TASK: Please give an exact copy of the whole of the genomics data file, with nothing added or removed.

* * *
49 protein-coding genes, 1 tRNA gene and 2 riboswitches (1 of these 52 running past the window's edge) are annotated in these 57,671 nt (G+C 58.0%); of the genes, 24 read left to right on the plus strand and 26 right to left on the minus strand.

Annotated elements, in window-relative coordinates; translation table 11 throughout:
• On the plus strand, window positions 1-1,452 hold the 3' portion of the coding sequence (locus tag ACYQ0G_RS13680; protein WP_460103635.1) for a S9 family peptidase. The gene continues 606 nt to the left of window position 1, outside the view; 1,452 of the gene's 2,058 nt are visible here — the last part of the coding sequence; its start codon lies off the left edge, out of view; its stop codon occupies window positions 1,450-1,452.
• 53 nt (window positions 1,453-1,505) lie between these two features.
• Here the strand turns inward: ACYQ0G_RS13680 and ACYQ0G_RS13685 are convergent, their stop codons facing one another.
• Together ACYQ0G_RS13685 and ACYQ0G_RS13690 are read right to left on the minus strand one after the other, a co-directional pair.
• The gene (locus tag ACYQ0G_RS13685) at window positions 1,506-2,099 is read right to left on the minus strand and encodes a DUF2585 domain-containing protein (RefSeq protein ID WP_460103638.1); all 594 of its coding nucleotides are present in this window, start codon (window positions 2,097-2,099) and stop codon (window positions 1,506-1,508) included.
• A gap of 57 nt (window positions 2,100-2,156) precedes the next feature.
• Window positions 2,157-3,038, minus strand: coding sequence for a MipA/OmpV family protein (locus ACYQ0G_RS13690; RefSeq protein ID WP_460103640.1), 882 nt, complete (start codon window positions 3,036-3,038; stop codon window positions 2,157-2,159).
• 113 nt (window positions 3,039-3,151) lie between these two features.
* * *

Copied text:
49 protein-coding genes, 1 tRNA gene and 2 riboswitches (1 of these 52 running past the window's edge) are annotated in these 57,671 nt (G+C 58.0%); of the genes, 24 read left to right on the plus strand and 26 right to left on the minus strand.

Annotated elements, in window-relative coordinates; translation table 11 throughout:
• On the plus strand, window positions 1-1,452 hold the 3' portion of the coding sequence (locus tag ACYQ0G_RS13680; protein WP_460103635.1) for a S9 family peptidase. The gene continues 606 nt to the left of window position 1, outside the view; 1,452 of the gene's 2,058 nt are visible here — the last part of the coding sequence; its start codon lies off the left edge, out of view; its stop codon occupies window positions 1,450-1,452.
• 53 nt (window positions 1,453-1,505) lie between these two features.
• Here the strand turns inward: ACYQ0G_RS13680 and ACYQ0G_RS13685 are convergent, their stop codons facing one another.
• Together ACYQ0G_RS13685 and ACYQ0G_RS13690 are read right to left on the minus strand one after the other, a co-directional pair.
• The gene (locus tag ACYQ0G_RS13685) at window positions 1,506-2,099 is read right to left on the minus strand and encodes a DUF2585 domain-containing protein (RefSeq protein ID WP_460103638.1); all 594 of its coding nucleotides are present in this window, start codon (window positions 2,097-2,099) and stop codon (window positions 1,506-1,508) included.
• A gap of 57 nt (window positions 2,100-2,156) precedes the next feature.
• Window positions 2,157-3,038, minus strand: coding sequence for a MipA/OmpV family protein (locus ACYQ0G_RS13690; RefSeq protein ID WP_460103640.1), 882 nt, complete (start codon window positions 3,036-3,038; stop codon window positions 2,157-2,159).
• 113 nt (window positions 3,039-3,151) lie between these two features.